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The Museum of Poverty at the Scottish Trades Union Congress

We set up our Museum of Poverty display at The Scottish Trade Union Congress, the coordinating body of trade unions,  and local trades councils, in Scotland. Together the few hundred delegates represent over 640,000 trade unionists.

The Museum of Poverty images stand in powerful contrast to the tables and tables of leaflets.

After setting up, I met with other organisations there, including the Scottish Trades Union Congress (STUC) Women’s Committee, Unite and a government initiative around the health benefits of being in work. One stall sold goods from Palestine. All have much to say about child poverty!

On the first morning, Jim Murphy, Secretary of State for Scotland, came over to investigate the Museum. We talked for a short while, while cameras flashed. He is supportive and warm. He tells us that the government’s work on child poverty all depends on who gets elected, and wishes us all the best.

By the end of the 3 days I also meet with Alex Salmond, the first Minister for Scotland, and talk to him about the Museum whilst shaking hands.

Peter Willman later writes to me saying sorry the first minister was in a rush but he personally would add to the Museum ‘The ability to Identify Children by their Clothing’. We also meet Hugh Henry (MSP).  I’ve only just moved to Scotland and I’m in knee deep! Talk about a crash course in Scottish Politics!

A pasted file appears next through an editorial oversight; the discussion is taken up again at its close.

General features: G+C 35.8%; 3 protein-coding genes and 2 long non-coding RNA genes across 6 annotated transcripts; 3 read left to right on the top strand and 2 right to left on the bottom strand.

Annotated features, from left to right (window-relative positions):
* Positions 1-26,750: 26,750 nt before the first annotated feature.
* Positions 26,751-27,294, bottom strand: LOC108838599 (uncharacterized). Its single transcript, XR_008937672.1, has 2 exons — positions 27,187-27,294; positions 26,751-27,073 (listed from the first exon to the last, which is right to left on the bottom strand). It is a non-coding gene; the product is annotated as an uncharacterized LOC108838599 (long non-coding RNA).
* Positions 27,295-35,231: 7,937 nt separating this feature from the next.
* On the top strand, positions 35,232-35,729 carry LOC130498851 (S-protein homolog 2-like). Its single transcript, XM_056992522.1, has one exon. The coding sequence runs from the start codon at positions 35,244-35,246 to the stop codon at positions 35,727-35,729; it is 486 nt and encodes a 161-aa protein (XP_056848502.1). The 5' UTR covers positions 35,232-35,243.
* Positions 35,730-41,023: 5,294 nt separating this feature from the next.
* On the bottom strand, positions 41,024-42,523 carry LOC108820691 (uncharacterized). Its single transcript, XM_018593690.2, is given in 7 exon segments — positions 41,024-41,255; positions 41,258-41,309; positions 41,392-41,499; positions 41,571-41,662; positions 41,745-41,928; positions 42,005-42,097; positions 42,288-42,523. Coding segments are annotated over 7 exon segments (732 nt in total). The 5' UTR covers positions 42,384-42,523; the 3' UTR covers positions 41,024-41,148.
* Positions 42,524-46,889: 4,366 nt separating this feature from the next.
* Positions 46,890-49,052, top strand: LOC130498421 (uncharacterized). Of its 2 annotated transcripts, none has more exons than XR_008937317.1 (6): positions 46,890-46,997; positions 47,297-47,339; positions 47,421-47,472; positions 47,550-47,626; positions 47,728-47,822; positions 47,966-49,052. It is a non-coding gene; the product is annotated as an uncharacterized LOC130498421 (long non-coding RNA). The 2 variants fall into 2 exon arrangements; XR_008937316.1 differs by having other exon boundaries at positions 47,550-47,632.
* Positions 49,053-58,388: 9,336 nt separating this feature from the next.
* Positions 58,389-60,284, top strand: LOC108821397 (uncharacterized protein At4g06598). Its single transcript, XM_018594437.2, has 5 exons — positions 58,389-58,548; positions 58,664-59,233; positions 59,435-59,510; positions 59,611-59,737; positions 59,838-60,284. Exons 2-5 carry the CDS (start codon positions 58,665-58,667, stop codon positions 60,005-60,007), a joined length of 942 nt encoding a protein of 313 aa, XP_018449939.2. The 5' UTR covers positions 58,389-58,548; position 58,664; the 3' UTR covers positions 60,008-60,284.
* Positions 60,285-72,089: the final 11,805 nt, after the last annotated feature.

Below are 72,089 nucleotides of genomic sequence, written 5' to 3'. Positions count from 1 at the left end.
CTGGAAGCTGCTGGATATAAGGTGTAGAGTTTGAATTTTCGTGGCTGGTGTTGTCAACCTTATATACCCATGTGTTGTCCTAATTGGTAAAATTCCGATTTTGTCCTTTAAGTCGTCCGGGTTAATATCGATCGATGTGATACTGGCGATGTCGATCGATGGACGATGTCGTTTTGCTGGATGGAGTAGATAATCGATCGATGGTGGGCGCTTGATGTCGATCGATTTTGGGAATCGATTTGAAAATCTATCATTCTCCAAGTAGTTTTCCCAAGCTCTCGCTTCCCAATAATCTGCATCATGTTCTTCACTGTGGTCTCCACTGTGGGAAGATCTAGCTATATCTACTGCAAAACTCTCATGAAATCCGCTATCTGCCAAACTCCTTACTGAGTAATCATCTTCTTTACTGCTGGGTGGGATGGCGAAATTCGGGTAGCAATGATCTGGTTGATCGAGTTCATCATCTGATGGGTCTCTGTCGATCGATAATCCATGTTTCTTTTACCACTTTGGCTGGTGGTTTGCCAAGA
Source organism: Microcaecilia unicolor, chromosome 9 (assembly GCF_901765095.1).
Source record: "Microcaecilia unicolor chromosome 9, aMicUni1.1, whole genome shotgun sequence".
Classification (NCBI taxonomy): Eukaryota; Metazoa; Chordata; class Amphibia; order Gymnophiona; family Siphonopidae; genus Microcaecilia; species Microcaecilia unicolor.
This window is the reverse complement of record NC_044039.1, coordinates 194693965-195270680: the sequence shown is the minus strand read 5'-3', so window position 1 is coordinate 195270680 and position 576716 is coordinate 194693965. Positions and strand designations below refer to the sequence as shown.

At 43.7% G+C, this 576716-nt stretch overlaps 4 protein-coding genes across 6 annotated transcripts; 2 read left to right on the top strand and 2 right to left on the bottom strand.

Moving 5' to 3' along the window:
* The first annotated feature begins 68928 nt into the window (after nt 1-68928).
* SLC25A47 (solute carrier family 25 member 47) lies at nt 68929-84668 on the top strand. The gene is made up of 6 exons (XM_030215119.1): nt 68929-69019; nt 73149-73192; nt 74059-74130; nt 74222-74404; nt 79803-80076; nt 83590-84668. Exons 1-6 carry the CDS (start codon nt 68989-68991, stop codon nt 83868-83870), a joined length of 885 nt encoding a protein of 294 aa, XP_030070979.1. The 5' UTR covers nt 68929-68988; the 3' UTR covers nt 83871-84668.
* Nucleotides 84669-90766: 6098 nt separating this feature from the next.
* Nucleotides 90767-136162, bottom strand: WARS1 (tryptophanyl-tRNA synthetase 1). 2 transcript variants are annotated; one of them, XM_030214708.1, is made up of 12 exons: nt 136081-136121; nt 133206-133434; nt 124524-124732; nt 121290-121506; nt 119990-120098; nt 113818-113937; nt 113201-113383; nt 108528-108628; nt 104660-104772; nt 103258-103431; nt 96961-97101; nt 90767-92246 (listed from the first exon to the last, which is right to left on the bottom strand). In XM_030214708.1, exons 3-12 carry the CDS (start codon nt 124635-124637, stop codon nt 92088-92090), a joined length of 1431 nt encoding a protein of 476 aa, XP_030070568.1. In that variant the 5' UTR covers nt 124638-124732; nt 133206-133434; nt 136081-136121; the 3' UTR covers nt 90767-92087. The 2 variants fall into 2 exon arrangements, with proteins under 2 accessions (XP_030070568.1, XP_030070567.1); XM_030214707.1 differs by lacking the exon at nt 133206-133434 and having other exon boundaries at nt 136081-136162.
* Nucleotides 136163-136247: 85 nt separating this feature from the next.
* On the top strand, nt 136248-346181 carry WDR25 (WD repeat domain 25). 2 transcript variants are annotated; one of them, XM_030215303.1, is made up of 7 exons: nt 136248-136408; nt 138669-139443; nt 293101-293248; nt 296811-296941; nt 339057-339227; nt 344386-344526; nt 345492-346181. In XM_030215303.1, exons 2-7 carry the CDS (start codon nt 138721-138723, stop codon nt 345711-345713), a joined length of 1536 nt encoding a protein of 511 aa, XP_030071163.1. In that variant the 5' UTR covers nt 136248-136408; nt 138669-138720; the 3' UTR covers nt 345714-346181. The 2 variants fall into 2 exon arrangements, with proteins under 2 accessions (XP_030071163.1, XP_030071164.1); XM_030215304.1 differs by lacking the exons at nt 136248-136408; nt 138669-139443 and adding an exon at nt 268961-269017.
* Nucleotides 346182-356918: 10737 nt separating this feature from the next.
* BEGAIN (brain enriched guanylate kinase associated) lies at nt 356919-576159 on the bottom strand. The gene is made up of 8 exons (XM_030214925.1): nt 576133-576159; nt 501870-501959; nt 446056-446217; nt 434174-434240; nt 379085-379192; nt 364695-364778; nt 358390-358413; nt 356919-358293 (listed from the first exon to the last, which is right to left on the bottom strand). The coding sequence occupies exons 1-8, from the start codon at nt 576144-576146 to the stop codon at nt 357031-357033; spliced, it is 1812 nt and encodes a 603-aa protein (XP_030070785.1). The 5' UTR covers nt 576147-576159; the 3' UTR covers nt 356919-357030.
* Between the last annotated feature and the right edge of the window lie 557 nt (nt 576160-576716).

I asked the STUC what they would put in the museum?

The STUC women’s committee talk to me about childcare, before settling on the difficulties and costs of visiting family in hospital, especially with children. They write a postcard and post it in the box. The Oxfam representative talks to me about poverty and health inequalities.

What did they think?

The audience is warm and has much to say on social (in) justice. Some of the STUC motions reflect our policy calls: financial transaction tax, increases in minimum wage and Job seekers allowance, and detailed measures to tackle fuel poverty.

It’s my first outing with the Museum of Poverty and we have got 11 cards filled out, met politicians and talk to loads of people about our work. Everyone really seems to get it and is happy to tell us what poverty means to them. With the van rammed full of gourmet campaigning resources, we drive off into the sunshine, back to the Edinburgh Office.

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